So yesterday I read this post by the Rubber Ducky Copywriter. In it, she posts about her first rejection letter after going out on a limb and submitting a short story. Despite her success as a copywriter, fiction is a new endeavor for her, and rejection hurt.
First of all, I’d like to cheer her on. Despite the rejection letter (and my readers will know I’m no stranger to them), the Rubber Ducky Copywriter did something a lot of us writers don’t do: try something new.
A lot of us avoid writing new things, especially after we find success (especially financial) in a particular niche. I know that it took me a long time to start writing for adults after I’d succeeded with kids’ lit. Other changes were also scary, because they carry risk. What if you invest time and emotions and no one ever publishes it?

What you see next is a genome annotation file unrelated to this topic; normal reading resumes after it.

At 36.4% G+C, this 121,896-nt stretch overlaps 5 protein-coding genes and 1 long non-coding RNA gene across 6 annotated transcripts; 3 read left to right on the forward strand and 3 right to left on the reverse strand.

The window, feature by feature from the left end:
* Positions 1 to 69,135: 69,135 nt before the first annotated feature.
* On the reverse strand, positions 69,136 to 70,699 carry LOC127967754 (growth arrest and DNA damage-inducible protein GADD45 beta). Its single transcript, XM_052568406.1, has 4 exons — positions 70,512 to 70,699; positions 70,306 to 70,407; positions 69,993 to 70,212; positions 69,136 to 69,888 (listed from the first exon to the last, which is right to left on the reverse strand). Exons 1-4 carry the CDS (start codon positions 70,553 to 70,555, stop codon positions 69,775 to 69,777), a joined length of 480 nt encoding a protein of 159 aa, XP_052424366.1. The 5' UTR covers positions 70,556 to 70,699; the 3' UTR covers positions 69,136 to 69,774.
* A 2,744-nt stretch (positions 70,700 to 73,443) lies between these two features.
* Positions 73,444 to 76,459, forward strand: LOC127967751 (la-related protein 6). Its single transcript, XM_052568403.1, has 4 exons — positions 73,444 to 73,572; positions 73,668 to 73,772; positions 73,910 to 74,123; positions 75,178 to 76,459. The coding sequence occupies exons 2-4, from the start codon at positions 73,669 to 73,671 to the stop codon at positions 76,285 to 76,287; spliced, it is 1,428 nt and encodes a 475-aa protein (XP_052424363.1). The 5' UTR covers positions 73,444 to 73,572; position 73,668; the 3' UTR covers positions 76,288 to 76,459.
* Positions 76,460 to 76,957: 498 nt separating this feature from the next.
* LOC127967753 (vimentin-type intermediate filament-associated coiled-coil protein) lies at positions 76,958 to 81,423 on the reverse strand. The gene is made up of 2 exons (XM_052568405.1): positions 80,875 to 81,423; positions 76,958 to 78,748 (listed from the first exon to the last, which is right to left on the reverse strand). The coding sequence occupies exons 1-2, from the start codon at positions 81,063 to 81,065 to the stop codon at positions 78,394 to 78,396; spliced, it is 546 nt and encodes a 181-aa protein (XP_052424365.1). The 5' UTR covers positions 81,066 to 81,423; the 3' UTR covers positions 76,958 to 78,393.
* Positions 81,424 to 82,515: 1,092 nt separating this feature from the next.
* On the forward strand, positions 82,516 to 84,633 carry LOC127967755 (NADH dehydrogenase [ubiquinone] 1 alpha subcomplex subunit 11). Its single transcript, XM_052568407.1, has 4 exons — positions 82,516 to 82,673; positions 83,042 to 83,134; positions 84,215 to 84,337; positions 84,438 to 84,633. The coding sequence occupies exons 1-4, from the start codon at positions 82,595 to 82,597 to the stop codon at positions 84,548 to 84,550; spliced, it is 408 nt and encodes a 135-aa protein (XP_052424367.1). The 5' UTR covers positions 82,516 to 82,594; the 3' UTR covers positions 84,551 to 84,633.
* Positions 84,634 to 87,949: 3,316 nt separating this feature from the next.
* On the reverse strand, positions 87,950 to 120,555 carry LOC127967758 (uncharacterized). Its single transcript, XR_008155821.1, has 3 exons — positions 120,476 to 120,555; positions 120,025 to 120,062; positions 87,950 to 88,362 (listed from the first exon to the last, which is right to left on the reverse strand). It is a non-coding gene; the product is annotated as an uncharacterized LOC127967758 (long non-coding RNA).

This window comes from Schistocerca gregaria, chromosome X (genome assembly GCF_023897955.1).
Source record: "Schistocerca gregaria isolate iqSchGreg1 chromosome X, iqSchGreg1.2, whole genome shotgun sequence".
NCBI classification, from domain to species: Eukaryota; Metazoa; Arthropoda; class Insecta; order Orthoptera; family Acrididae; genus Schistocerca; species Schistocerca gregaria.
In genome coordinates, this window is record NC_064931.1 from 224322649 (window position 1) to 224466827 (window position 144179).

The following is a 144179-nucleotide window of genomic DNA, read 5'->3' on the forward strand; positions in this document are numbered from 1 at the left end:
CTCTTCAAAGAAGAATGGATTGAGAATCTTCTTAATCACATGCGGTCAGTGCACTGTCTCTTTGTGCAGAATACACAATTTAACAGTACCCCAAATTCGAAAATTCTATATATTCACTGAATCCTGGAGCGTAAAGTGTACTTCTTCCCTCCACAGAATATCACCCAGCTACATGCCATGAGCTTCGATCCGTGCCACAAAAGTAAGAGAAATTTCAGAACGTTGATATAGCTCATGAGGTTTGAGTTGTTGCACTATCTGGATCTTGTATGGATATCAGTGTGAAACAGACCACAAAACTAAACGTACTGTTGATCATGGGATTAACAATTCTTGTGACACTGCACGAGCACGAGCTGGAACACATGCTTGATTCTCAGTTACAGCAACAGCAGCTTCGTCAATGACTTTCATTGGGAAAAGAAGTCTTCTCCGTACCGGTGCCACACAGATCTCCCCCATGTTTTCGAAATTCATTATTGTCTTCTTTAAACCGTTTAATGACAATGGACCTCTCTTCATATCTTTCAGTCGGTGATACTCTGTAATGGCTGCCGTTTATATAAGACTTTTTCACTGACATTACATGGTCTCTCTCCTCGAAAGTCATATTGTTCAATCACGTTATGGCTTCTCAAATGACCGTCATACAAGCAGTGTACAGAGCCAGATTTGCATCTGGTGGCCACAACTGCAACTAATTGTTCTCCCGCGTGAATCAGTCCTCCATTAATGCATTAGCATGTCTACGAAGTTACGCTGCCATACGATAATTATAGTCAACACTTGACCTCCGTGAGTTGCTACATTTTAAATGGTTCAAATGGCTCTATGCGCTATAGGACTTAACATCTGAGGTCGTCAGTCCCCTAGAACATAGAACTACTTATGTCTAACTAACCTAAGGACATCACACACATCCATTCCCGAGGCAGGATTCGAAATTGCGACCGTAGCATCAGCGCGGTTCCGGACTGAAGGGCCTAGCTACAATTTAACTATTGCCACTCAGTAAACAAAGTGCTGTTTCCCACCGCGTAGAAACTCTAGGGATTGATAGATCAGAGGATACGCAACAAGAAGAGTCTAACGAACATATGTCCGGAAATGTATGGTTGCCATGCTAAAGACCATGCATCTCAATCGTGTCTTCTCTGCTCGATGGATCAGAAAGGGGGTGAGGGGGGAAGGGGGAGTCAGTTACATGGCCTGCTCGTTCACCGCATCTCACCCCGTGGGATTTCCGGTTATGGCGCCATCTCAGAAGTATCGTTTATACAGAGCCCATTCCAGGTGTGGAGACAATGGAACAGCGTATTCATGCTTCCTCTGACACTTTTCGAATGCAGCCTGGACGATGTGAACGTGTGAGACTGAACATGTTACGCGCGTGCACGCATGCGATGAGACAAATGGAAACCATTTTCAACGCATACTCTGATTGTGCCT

But the pay-off can be big.
For years, I focused on my fiction. When I ventured on occasion to write a personal essay, it would inevitably face a quick rejection. Out of frustration, I gave up writing personal essays for a long time.
But, when I came back to it, I did better. My years of practicing fiction helped me hone my storytelling abilities. The first personal essay I’ve had published shows this and found a much wider audience than my fiction thus far has.
So here’s my creative writing challenge:
Write something new and submit it between now and May 1st. By something new, I mean a different genre, different length, different subject matter, or different POV. Out of your comfort zone.
If you complete this mission and email me, I’ll even let you blog about the experience here.
I’m going to take on the challenge, too. My goal is to research and query a features article by May 1st.
Who’s going to pick up the gauntlet?